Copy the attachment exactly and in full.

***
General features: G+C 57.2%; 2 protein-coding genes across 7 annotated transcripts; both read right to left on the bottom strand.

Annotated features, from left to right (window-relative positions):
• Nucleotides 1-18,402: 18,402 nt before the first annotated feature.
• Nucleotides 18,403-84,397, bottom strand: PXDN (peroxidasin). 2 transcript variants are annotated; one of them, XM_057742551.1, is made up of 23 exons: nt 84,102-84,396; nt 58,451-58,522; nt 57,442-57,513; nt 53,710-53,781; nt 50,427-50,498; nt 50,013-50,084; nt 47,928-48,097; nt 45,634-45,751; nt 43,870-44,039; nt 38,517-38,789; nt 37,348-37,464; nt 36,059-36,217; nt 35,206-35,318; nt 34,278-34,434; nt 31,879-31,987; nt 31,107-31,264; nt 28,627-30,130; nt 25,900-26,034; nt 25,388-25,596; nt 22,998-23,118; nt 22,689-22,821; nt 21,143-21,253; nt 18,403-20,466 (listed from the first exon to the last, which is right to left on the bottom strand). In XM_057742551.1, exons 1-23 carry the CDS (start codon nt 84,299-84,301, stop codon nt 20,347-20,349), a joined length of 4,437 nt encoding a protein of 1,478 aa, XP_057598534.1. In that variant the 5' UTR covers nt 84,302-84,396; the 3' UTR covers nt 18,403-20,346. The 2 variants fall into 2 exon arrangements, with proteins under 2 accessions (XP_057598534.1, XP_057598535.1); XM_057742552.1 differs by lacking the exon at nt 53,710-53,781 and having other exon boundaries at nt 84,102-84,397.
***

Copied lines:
General features: G+C 57.2%; 2 protein-coding genes across 7 annotated transcripts; both read right to left on the bottom strand.

Annotated features, from left to right (window-relative positions):
• Nucleotides 1-18,402: 18,402 nt before the first annotated feature.
• Nucleotides 18,403-84,397, bottom strand: PXDN (peroxidasin). 2 transcript variants are annotated; one of them, XM_057742551.1, is made up of 23 exons: nt 84,102-84,396; nt 58,451-58,522; nt 57,442-57,513; nt 53,710-53,781; nt 50,427-50,498; nt 50,013-50,084; nt 47,928-48,097; nt 45,634-45,751; nt 43,870-44,039; nt 38,517-38,789; nt 37,348-37,464; nt 36,059-36,217; nt 35,206-35,318; nt 34,278-34,434; nt 31,879-31,987; nt 31,107-31,264; nt 28,627-30,130; nt 25,900-26,034; nt 25,388-25,596; nt 22,998-23,118; nt 22,689-22,821; nt 21,143-21,253; nt 18,403-20,466 (listed from the first exon to the last, which is right to left on the bottom strand). In XM_057742551.1, exons 1-23 carry the CDS (start codon nt 84,299-84,301, stop codon nt 20,347-20,349), a joined length of 4,437 nt encoding a protein of 1,478 aa, XP_057598534.1. In that variant the 5' UTR covers nt 84,302-84,396; the 3' UTR covers nt 18,403-20,346. The 2 variants fall into 2 exon arrangements, with proteins under 2 accessions (XP_057598534.1, XP_057598535.1); XM_057742552.1 differs by lacking the exon at nt 53,710-53,781 and having other exon boundaries at nt 84,102-84,397.